The e-mail was addressed to Sanjay Nazerali, a media marketing consultant who was a “Board Director responsible for Marketing, Communications, Audience Insight, and Public Affairs across the BBC’s Global Journalism activities”.

The program and Press TV also converted Zaghari-Ratcliffe’s advisory work for the media outlet Training Station, run by the former Head of Training for the BBC’s International Development branch, into an espionage operation for a firm “active in toppling governments”.

The Iranian regime has pursued a long-standing campaign against the BBC, which it portrays as part of a “soft war” by Western powers against the Islamic Republic. Staff of BBC Persian have been harassed and intimidated, with their assets seized, their families in Iran interrogated and threatened with detention, and threats of dissemination of damaging claims and photographs about their personal lives.

See Iran Regime’s Attacks on BBC Persian’s Staff

Some observers have speculated that Iran is pressing Zaghari-Ratcliffe to seek Britain’s release of a £400 million payment ($530 million) by the Shah in the 1970s for Chieftain tanks that were never delivered. Both the Iranian regime and the UK Government have denied any connection.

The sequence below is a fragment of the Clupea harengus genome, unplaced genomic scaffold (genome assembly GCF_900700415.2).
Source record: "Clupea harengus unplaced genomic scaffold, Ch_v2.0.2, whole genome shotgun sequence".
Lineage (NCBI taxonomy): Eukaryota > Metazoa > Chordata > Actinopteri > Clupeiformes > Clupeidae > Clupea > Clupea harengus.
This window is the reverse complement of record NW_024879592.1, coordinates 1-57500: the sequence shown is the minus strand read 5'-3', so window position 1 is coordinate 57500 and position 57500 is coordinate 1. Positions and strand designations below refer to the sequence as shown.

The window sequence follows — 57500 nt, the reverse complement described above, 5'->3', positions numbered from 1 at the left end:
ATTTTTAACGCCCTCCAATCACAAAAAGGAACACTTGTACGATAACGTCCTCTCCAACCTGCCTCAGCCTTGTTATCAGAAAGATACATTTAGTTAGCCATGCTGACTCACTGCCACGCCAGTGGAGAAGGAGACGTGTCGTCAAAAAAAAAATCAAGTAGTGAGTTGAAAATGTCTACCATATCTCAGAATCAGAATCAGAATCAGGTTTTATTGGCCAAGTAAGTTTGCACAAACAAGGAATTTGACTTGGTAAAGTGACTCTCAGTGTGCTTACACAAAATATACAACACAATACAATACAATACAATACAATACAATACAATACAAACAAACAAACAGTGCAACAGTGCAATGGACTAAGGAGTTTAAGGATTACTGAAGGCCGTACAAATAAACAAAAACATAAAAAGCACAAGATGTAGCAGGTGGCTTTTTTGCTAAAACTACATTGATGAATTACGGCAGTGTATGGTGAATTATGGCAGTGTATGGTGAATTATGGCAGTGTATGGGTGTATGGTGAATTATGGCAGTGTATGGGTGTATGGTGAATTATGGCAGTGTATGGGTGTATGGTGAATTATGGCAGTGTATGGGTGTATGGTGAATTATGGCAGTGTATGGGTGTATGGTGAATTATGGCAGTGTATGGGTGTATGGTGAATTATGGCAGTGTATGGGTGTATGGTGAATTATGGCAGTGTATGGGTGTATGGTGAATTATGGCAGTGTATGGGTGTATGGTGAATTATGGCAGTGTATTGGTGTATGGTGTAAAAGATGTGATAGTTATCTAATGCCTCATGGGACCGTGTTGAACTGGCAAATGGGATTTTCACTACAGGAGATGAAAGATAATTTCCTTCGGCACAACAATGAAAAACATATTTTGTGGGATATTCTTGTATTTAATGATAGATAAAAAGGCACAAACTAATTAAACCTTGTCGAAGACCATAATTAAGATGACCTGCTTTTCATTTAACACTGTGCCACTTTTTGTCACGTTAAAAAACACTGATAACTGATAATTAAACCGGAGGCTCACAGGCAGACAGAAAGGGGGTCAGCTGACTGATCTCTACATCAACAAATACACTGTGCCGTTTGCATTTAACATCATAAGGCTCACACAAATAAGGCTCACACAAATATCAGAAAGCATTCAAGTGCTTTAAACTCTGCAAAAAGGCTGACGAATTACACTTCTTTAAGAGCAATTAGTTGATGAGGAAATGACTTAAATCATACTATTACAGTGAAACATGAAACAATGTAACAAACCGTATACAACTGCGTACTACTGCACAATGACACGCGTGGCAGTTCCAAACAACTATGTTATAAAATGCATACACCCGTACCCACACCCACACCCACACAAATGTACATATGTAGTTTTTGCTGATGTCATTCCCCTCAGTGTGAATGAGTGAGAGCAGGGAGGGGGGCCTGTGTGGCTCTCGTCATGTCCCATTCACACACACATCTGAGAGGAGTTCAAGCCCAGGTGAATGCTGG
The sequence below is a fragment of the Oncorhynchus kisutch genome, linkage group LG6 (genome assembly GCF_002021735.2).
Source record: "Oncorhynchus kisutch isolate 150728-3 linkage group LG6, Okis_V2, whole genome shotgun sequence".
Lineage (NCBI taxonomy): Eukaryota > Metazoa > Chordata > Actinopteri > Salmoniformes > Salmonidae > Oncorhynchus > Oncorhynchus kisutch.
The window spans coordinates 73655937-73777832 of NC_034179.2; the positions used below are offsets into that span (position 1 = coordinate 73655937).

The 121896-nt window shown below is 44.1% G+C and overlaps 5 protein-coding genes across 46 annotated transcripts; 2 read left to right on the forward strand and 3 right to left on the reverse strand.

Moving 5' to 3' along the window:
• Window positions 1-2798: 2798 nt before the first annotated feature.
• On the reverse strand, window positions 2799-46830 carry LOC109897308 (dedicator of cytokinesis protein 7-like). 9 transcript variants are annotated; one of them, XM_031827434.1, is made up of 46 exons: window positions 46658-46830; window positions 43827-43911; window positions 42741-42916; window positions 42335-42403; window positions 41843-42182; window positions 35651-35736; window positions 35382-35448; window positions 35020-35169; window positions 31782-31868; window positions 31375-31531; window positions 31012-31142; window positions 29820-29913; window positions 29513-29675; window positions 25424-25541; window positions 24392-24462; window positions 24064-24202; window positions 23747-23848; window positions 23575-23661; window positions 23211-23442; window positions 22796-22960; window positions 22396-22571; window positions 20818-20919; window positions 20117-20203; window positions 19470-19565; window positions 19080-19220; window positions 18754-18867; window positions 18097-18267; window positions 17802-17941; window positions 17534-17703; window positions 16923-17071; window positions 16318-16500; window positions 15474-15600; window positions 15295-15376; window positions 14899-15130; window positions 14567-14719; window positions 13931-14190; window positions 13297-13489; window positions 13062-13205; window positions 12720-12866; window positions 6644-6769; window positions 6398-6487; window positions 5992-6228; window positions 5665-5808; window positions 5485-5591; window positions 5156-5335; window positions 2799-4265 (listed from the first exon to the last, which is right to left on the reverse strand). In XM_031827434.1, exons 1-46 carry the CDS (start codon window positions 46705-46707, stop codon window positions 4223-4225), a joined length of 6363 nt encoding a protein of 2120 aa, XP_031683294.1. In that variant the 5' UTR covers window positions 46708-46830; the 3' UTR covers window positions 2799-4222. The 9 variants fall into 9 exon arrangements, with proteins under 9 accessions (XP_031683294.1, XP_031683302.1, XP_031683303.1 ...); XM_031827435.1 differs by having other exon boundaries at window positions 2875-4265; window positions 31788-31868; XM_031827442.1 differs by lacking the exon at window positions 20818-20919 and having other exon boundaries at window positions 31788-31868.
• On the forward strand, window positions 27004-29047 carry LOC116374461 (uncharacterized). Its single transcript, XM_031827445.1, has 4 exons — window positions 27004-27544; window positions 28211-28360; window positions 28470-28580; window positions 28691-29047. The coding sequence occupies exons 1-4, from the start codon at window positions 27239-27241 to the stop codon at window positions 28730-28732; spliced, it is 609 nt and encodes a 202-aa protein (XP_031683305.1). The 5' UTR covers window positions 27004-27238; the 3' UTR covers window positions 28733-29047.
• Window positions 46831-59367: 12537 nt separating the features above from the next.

Xijue Wang is a Chinese-born American graduate student at Princeton University, who was in Iran researching the Qajar dynasty for his doctorate in late 19th- and early 20th-century Eurasian history.

Wang was arrested in August 2016. An Iranian court gave him a 10-year sentence in July on the unsupported claim that he passed information to the US State Department.

On Sunday, State TV’s footage of the research showed him in an Iranian courtroom and clips of him emotionally talking to a camera, as well as images of his Iranian visa and a school ID.

“About Iran in that regard, the more knowledge the United States possesses about Iran, the better for its policy toward Iran,” Wang said in the clip. “There is no doubt about it. It is quite obvious.”


  1. Authorities in London and Tehran deny the payment has any link to Ms Zaghari-Ratcliffe.

    However, a prisoner exchange in January 2016 which freed Washington Post journalist Jason Rezaian and three other Iranian-Americans also saw the United States make a $400m cash delivery to Iran the same day.
    That money too involved undelivered military equipment from the shah’s era, although some US politicians have criticized the delivery as a ransom payment.